April 16, 2013
White Roofs Not Always Green
White roofing systems have been the system of choice because it was believed that they reduce global warming
From LEED, the Cool Roof Rating Council, the ENERGY STAR program, all the way up to the U.S. Department of Energy, there is widespread belief that white reflective roofing systems, even on buildings in northern cities like New York and Chicago, are more efficient and cost-effective than dark roofing. Based on studies done at the Lawrence Berkeley Laboratories, for the past 15 years white roofing systems have been the system of choice because it was believed that they also reduce global warming and the “heat island effect,” in which dark-colored building materials raise the ambient temperature in urban areas by a few degrees in summer. But architects, engineers, building owners, and roof system designers, who were not consulted on the Lawrence Berkeley studies, are finding that reflective membranes are not always a panacea for energy savings. Moreover, a study done at Stanford University, which uses the latest advances in atmospheric computer modeling, shows that white roofs may actually increase, not decrease, the Earth’s temperature. White roof membranes have high reflectivity that directs heat upward into the atmosphere and then mixes with black and brown soot particles, which are thought to contribute to global warming. Other studies show that white roofs increase average space heating use more than they decrease average air conditioning use in northern climates. Since owners have to spend more money heating their buildings with a white roof, they must consume more natural resources, thus increasing global warming. White roofs in colder climates are more prone to developing condensation, which leads to lower wind resistance, lower insulation values and the formation of mold. This problem is especially likely for under-insulated cool roofs in cooler climates. A cooler surface also makes it more likely for stagnant water to accumulate on white roofs. When not drained properly, membrane soiling, loss of reflectivity, and algae growth are likely on reflective roofs. The Superdome in New Orleans, which features a reflective roof, requires regular cleanings at a price tag of nearly $100,000 in order to maintain a clean, reflective surface and inhibit mold and mildew accumulation. Snow and ice can also build up on white roofs, which can damage roof components and pose dangers to workers on the roof and people below. And white roofs don’t have anywhere near the long-term ultra-violet and natural weathering resistance of non-reinforced black EPDM and are not easily repaired at the end of their service life.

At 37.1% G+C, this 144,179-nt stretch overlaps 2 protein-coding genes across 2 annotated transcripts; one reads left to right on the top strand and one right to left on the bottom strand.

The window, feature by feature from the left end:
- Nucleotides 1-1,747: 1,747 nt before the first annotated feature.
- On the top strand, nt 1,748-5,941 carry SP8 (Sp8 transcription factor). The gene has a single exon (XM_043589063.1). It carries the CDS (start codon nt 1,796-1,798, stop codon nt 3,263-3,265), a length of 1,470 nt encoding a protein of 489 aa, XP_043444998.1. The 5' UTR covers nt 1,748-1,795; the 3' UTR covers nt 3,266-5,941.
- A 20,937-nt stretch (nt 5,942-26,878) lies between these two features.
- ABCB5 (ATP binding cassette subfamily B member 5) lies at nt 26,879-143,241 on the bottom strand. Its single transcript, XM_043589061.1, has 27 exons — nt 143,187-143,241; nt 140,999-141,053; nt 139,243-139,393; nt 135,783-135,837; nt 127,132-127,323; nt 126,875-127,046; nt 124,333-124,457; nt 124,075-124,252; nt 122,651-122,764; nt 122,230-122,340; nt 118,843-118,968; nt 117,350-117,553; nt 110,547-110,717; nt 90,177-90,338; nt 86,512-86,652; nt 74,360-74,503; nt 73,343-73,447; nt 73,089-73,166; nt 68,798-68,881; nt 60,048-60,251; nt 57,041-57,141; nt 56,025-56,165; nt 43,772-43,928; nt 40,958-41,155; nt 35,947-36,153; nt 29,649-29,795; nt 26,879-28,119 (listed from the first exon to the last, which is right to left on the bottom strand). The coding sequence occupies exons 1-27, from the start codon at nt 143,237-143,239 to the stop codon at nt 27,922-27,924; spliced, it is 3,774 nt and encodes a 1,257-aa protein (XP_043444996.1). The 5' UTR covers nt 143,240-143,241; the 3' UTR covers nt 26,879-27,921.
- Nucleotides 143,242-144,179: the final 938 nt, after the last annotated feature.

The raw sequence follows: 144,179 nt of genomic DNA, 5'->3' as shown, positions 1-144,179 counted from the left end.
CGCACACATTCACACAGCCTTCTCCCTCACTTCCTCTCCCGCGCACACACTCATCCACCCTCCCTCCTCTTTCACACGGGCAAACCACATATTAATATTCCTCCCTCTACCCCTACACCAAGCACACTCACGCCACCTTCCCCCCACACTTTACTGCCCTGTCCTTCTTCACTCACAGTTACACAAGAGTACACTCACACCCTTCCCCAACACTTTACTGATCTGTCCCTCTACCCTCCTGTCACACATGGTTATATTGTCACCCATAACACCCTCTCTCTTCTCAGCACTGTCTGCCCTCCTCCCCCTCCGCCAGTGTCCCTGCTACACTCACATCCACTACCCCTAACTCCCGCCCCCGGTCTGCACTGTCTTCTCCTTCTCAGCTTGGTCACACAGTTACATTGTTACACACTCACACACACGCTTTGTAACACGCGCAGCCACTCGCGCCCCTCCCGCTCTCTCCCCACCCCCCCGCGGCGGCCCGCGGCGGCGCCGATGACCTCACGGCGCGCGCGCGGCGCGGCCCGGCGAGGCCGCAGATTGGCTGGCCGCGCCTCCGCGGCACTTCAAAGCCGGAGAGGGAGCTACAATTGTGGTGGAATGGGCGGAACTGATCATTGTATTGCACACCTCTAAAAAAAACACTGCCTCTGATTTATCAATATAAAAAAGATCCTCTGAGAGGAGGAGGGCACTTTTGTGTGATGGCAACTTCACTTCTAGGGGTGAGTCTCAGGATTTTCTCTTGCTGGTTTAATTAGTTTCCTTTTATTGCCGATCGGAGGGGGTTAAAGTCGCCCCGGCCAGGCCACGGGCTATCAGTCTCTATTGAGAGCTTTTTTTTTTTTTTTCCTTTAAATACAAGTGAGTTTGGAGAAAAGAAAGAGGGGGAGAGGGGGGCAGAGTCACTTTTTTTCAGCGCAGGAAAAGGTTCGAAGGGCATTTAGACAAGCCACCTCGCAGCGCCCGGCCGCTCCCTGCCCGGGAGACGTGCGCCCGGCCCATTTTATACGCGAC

Click here for the interactive map and view the energy efficiency of white roofs.
The U.S. Green Building Council, Cool Roof Rating Council, legislative bodies and the U.S. Department of Energy are encouraged to reevaluate their stance on reflective roofing. Energy-efficient roofing is a complicated issue, and no one material holds all the answers. White reflective roofing certainly has its place, which is primarily in southern climates. But as a green solution in northern states, it’s just not that cool.
Samir Ibrahim is director of design services for Carlisle SynTec Systems, a Carlisle, Pa. manufacturer of both white reflective and black roofing systems.